Cuba: Reason Stands Up to Slander

Pedro Campos

HAVANA TIMES — An editorial in the official Cubadebate website linked the recently concluded “Festival Clic” with the Central Intelligence Agency (CIA) and the anti-Cuban schemes of US imperialism.

Similarly, the publication is seeking to implicate Havana Times in that festival and its alleged imperialist plans. It was outright slander for Cubadebate to write: “It is not by chance that websites such as Havana Times — which joined in enthusiastically in the call — are being encouraged by the United States (government).”

They lied twice: Havana Times is not encouraged by the US government and it did not join in enthusiastically in the call.

Reason Stands Up to Slander

The truth is that Havana Times is a website featuring various positions that predominate among the diverse Cuban anti-capitalist left. It is aided and encouraged not by the US, but by a group of young Cuban rebels, modern cimarrones (maroons), tired of the neo-Stalinist model imposed on the people of Cuba in the name of socialism and anti-imperialism.

These are people who sincerely want to “change everything that needs to be changed.”

The other fact is that one of its columnists did indeed comment on the event, but to then generalize that the website “enthusiastically joined in the call” is a big leap, crude manipulation.

The use of the method of “accusations without proof,” more than being threadbare, lacking transparency and being self-discrediting, it ends up being irresponsible. This is especially so when Cuban society requires actions and positions, which — instead of sharpening conflict and generating violence — encourage contact and dialogue, the “national unity” that President Raul Castro talks about.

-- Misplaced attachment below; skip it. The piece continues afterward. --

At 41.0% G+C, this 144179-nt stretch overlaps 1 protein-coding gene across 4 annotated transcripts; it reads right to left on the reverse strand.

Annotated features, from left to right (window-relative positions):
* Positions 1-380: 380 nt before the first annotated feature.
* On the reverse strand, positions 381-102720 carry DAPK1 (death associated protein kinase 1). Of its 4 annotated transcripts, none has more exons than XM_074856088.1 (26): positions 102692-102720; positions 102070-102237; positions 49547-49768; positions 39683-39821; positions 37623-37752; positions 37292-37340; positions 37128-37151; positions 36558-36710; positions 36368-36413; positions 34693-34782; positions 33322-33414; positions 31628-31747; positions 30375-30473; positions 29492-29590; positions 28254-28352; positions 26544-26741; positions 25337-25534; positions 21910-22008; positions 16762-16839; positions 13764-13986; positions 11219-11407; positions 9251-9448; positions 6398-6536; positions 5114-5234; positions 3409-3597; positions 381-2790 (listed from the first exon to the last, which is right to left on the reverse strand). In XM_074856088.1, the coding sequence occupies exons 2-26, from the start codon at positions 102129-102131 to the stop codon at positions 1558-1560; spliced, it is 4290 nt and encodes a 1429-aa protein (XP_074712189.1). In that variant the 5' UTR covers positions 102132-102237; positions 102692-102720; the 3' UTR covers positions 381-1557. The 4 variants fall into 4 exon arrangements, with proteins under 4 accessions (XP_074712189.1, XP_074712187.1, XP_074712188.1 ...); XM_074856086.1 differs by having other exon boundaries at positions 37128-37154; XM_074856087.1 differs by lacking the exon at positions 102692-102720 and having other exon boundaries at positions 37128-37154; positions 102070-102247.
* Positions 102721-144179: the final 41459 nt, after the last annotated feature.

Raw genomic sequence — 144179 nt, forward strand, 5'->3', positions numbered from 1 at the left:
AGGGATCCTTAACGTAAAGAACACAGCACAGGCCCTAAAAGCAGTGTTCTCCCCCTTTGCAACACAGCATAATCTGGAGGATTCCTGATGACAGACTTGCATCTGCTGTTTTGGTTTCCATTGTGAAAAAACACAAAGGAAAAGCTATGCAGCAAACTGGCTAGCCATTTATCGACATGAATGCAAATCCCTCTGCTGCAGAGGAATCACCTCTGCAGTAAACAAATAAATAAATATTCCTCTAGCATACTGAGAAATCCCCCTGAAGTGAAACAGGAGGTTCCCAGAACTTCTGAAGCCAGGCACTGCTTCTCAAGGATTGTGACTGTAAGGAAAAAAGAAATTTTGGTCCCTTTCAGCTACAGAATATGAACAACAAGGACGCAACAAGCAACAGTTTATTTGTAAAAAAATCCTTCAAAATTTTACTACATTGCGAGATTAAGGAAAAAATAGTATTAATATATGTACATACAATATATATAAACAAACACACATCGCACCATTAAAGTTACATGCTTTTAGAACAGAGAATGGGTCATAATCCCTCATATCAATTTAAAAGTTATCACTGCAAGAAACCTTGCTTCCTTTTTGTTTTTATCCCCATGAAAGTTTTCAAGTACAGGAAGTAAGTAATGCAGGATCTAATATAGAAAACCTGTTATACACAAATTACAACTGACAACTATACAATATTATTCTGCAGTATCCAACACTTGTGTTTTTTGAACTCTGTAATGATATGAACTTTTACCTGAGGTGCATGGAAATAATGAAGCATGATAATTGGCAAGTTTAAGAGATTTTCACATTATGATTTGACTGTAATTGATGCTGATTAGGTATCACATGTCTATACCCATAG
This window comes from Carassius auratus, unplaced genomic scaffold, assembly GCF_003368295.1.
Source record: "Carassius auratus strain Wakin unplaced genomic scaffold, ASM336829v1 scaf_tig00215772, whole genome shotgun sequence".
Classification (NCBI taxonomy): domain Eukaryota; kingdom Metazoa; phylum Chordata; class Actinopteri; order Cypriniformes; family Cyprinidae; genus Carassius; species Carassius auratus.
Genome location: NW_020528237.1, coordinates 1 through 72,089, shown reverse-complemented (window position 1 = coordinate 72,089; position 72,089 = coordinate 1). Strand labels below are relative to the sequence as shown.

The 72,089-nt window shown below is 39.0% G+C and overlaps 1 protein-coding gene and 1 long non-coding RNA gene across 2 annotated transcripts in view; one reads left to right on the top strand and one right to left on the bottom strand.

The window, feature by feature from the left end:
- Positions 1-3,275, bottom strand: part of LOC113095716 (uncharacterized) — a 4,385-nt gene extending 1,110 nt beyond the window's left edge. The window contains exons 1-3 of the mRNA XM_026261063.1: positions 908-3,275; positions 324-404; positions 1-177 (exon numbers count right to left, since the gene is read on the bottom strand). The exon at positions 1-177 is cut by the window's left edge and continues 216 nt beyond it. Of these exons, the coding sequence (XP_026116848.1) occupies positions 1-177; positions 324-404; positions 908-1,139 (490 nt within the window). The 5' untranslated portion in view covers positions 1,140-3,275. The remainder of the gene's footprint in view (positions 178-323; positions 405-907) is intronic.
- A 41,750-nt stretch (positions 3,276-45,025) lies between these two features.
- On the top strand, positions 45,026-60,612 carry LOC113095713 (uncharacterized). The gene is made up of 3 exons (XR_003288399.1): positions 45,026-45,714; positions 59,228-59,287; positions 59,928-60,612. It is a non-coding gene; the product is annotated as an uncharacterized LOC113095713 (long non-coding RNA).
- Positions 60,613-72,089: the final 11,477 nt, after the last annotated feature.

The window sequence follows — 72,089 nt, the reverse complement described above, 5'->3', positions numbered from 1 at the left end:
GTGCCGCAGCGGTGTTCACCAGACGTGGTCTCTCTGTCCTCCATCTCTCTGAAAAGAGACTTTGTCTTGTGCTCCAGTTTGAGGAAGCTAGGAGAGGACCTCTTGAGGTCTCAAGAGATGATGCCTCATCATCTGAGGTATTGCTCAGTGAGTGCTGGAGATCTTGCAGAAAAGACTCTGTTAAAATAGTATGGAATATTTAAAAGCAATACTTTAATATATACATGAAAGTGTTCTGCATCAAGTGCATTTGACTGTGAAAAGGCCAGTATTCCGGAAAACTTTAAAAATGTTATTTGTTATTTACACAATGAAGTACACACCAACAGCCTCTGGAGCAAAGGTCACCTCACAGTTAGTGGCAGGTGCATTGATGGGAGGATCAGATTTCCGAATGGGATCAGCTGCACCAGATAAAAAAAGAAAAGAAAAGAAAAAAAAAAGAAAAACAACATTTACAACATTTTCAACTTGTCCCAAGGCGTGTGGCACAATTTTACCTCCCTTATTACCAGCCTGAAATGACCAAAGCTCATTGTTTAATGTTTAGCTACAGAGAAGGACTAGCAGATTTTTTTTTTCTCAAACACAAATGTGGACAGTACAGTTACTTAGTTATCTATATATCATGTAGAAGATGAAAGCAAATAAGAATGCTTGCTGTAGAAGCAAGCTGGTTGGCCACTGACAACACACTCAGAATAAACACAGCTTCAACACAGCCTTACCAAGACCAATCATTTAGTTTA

A web site like Cubadebate should, presumably, contribute to the aim of healthy debate between different positions, to help get all of us out of this present situation and to peacefully achieve a Cuba “with all and for the good of all” – which in my opinion can only be socialist, participatory, democratic and of course inclusive, horizontal and intercommunicating.

The writers of that editorial should know that, with all its shortcomings, there are laws in Cuba and that defamation is an offense that is liable for prosecution; it is punishable. Ignorance of the law does not excuse its being violated. Impunity might be allowed, but such abuse is not legitimate.

Those who engage in journalism have a commitment to professional ethics, objectivity and responsible language. Their website can lose its credibility with that kind of publishing.

Manipulation of Information

Is the editorial saying that, in Cuba, there are only “their” positions and those of the right-wing? And note, I’m referring to the editorial and not to the Cubadebate website.